Australian authorities have declared a state of emergency in several areas of eastern Australia by active forest fires since last week and since Tuesday affecting the periphery of Sydney.
At least three people have died and some 100 have been injured, including 20 firefighters, by the fires, which have burned some 200 buildings.
The Rural Fire Service said Tuesday that 85 outbreaks remain active, more than half out of control and at least 14 of them at emergency level.
Some 3,000 troops fight the flames in a day with “catastrophic” conditions, in which temperatures are expected to reach 37 degrees and gusts of wind up to 65 kilometers per hour.
“The behavior of the flames in front of the forest fires is being strengthened by the hot and dry winds,” said Rural Fire Service commissioner Shane Fitzsimmons, warning that the worst conditions are expected in the late afternoon-night.
The smoke can still be perceived when driving along the Pacific Highway, which runs along the east coast, where in some long stretches you can see how the fire jumped the road and razed both sides.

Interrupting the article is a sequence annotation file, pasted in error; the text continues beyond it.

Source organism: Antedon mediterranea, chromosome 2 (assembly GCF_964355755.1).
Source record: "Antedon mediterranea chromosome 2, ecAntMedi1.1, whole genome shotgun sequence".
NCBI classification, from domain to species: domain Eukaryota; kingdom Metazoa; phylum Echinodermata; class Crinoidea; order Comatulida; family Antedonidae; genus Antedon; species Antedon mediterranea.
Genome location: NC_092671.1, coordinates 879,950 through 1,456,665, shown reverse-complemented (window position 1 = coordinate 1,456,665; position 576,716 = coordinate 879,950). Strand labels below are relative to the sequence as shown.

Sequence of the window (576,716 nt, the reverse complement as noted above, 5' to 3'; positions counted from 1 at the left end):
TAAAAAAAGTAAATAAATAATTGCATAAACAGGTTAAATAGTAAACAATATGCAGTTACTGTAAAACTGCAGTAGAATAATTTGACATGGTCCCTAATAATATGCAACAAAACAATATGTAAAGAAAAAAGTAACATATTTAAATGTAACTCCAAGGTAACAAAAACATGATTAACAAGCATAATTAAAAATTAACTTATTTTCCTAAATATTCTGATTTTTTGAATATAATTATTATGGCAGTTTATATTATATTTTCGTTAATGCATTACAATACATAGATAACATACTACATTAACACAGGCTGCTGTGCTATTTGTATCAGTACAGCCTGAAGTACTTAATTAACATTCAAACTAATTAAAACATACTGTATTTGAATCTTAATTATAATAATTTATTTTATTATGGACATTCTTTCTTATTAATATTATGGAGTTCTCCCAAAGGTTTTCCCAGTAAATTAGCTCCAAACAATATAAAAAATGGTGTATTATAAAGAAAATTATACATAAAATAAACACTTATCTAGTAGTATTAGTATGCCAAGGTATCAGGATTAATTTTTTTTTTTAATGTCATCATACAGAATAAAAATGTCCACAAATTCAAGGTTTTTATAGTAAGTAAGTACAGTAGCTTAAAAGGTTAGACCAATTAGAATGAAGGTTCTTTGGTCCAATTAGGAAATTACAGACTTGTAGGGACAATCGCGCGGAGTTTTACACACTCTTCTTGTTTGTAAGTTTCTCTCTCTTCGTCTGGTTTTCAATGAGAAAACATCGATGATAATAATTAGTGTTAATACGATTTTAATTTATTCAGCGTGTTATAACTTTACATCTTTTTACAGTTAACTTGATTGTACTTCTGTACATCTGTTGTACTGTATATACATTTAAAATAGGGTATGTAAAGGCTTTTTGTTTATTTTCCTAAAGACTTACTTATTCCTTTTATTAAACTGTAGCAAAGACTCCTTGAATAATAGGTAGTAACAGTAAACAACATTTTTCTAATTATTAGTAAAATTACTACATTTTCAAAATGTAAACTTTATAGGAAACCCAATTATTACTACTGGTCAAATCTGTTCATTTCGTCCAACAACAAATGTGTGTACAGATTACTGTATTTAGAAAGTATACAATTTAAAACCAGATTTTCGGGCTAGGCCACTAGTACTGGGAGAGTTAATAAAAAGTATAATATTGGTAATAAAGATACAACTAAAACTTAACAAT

The town of Johns River, some 275 kilometres north of Sydney, sits on one of the areas hardest hit by the fires and where a woman died in the flames.
Since the beginning of the year, fires have burned more than 9,000 square kilometers, an area similar to the surface of Puerto Rico and double the area burned during the February 2009 fires in the state of Victoria (southeast) that caused 173 deaths and 414 injuries – the worst lived in the oceanic country in decades.
The season of fires in Australia varies according to the zone and the meteorological conditions although they are generally registered in the austral summer (between the months of December and March).
In recent years, forest fires in Australia – which this year has also suffered a severe drought – have increased in intensity and experts link this virulence to the effects of climate change.